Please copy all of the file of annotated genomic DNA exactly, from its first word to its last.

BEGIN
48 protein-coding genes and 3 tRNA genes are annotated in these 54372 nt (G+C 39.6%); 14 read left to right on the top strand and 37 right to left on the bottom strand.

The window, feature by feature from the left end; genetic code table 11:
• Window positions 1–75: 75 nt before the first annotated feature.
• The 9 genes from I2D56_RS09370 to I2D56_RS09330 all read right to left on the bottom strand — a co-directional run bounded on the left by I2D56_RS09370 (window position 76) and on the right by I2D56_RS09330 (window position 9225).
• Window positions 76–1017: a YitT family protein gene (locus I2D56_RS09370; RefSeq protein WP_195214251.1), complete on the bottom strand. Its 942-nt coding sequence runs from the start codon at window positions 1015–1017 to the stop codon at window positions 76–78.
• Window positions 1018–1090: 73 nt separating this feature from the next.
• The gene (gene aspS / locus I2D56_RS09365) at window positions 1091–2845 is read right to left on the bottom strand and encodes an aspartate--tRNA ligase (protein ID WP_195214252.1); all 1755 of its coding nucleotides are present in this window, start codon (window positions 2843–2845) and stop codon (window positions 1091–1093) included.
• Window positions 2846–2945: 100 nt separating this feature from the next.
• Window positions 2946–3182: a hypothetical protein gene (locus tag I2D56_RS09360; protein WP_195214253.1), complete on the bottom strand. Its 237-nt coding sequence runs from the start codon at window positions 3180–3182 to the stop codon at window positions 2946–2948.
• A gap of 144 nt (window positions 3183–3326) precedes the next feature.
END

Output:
48 protein-coding genes and 3 tRNA genes are annotated in these 54372 nt (G+C 39.6%); 14 read left to right on the top strand and 37 right to left on the bottom strand.

The window, feature by feature from the left end; genetic code table 11:
• Window positions 1–75: 75 nt before the first annotated feature.
• The 9 genes from I2D56_RS09370 to I2D56_RS09330 all read right to left on the bottom strand — a co-directional run bounded on the left by I2D56_RS09370 (window position 76) and on the right by I2D56_RS09330 (window position 9225).
• Window positions 76–1017: a YitT family protein gene (locus I2D56_RS09370; RefSeq protein WP_195214251.1), complete on the bottom strand. Its 942-nt coding sequence runs from the start codon at window positions 1015–1017 to the stop codon at window positions 76–78.
• Window positions 1018–1090: 73 nt separating this feature from the next.
• The gene (gene aspS / locus I2D56_RS09365) at window positions 1091–2845 is read right to left on the bottom strand and encodes an aspartate--tRNA ligase (protein ID WP_195214252.1); all 1755 of its coding nucleotides are present in this window, start codon (window positions 2843–2845) and stop codon (window positions 1091–1093) included.
• Window positions 2846–2945: 100 nt separating this feature from the next.
• Window positions 2946–3182: a hypothetical protein gene (locus tag I2D56_RS09360; protein WP_195214253.1), complete on the bottom strand. Its 237-nt coding sequence runs from the start codon at window positions 3180–3182 to the stop codon at window positions 2946–2948.
• A gap of 144 nt (window positions 3183–3326) precedes the next feature.